Demonstrating our research simulations in a risk-free environment provided the bridge to game-changing industry applications.
Safely testing a new technology is one of the most formidable challenges facing researchers who work on the design and operation of nuclear reactors. Moving from predictive simulations to experimental validation can be costly, time-consuming, and risky. “No matter how sound the underlying science, you can’t deploy a new technology into a working reactor based solely on computer modeling” explains MIT Assistant Professor of Nuclear Science and Engineering Michael Short.
Short and MIT colleague Assistant Professor Emilio Baglietto faced just such a dilemma in 2012. The pair were making great progress modeling the negative effects of CRUD (Chalk River Unidentified Deposits) on the performance of light water reactors (LWRs) but lacked the means to demonstrate their predictions under actual conditions. “We knew about Japan’s CRIEPI (Central Research Institute of Electric Power Industry) facility—the only one of its kind in the world at that time—where such tests could be run without radiation,” Short says. “But they lacked the funding and the band width to operate such experiments.”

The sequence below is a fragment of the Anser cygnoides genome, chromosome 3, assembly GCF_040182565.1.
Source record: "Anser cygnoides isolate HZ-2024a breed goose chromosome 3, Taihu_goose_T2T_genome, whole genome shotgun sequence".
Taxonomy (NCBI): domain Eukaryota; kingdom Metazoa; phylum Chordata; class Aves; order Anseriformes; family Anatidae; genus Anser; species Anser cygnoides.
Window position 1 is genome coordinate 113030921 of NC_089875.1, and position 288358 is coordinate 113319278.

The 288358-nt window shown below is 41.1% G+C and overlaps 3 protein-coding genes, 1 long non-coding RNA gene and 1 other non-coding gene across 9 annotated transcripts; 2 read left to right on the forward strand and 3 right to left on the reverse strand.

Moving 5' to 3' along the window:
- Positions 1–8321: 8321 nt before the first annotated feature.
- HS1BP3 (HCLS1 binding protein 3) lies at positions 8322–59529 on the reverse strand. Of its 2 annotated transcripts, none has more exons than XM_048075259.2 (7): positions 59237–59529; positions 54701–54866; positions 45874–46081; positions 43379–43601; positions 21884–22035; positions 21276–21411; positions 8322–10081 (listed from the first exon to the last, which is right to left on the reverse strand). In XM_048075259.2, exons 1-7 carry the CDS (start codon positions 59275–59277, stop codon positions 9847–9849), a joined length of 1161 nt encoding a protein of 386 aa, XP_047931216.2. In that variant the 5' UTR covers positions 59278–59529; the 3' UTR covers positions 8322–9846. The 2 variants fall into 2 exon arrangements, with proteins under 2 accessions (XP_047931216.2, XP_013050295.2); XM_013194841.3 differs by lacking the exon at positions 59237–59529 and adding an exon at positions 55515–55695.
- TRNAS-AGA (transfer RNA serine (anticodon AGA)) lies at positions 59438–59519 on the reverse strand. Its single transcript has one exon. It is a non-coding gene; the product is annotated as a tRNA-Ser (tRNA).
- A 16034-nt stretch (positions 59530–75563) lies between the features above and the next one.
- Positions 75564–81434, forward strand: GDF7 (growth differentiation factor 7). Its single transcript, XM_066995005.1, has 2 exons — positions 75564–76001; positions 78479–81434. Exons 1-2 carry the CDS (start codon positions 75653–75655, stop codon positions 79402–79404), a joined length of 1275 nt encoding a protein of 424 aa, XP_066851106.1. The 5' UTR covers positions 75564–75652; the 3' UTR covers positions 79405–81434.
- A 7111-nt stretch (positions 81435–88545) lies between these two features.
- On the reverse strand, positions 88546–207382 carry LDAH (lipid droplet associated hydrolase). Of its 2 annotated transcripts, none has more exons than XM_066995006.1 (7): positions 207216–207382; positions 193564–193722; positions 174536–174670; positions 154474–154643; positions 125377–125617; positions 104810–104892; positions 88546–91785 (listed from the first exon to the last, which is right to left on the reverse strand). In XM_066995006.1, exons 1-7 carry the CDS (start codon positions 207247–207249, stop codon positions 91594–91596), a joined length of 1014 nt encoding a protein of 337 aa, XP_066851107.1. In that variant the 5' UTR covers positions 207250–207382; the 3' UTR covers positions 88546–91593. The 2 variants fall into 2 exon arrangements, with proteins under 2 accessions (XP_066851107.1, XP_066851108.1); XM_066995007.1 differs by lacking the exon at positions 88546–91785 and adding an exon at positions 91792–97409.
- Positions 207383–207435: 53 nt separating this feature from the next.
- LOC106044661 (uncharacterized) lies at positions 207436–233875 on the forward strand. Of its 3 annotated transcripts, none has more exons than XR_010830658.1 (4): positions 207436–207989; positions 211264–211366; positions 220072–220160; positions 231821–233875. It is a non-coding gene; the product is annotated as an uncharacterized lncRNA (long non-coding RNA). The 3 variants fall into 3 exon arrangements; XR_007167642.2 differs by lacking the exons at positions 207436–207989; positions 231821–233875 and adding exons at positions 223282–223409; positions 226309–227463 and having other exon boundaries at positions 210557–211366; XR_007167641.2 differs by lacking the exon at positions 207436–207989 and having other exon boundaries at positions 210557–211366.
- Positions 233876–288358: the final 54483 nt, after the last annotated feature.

Although Short wasn’t an MIT faculty member at the time, his status as a Principle Investigator (PI) qualified him to apply for the MISTI Hayashi Seed Fund grant. That funding enabled Short and Baglietto to collaborate with CRIEPI scientists Masahiro Furuya and Hirotaka Kawamura to build a new, non-radioactive pressurized water reactor (PWR) loop at MIT. “CRIEPI’s expertise was essential in helping us design the optimal PWR loop for our experiments,” says Short. “We also were able to support continuous interaction between our two teams to add validity to our data.”
CRUD matters because it fouls the cladding on the surface of fuel rods. CRUD accumulation obstructs heat transfer and can cause rods to fail. Fuel rod failure, according to Short, “causes unscheduled outages that would cost a typical 1000MWe power plant approximately $12 per second. With our new MISTI-funded PWR loop, we’ve shown how our fuel surface cladding modification greatly reduces fouling. This approach not only makes reactors run more predictably, it increases efficiency and decreases the radioactivity of fuel rods.”
Because the teams managed to duplicate the conditions in a nuclear reactor without the risk and expense of working with radioactive material, they were able to turn a $30K initial grant into a $4.5 million investment from a nuclear power plant operator. “We’ve demonstrated the validity of our research simulations to the extent that it is safe to deploy in an operating nuclear facility,” Short says. “This breakthrough could transform the nuclear power industry within three years of deployment.”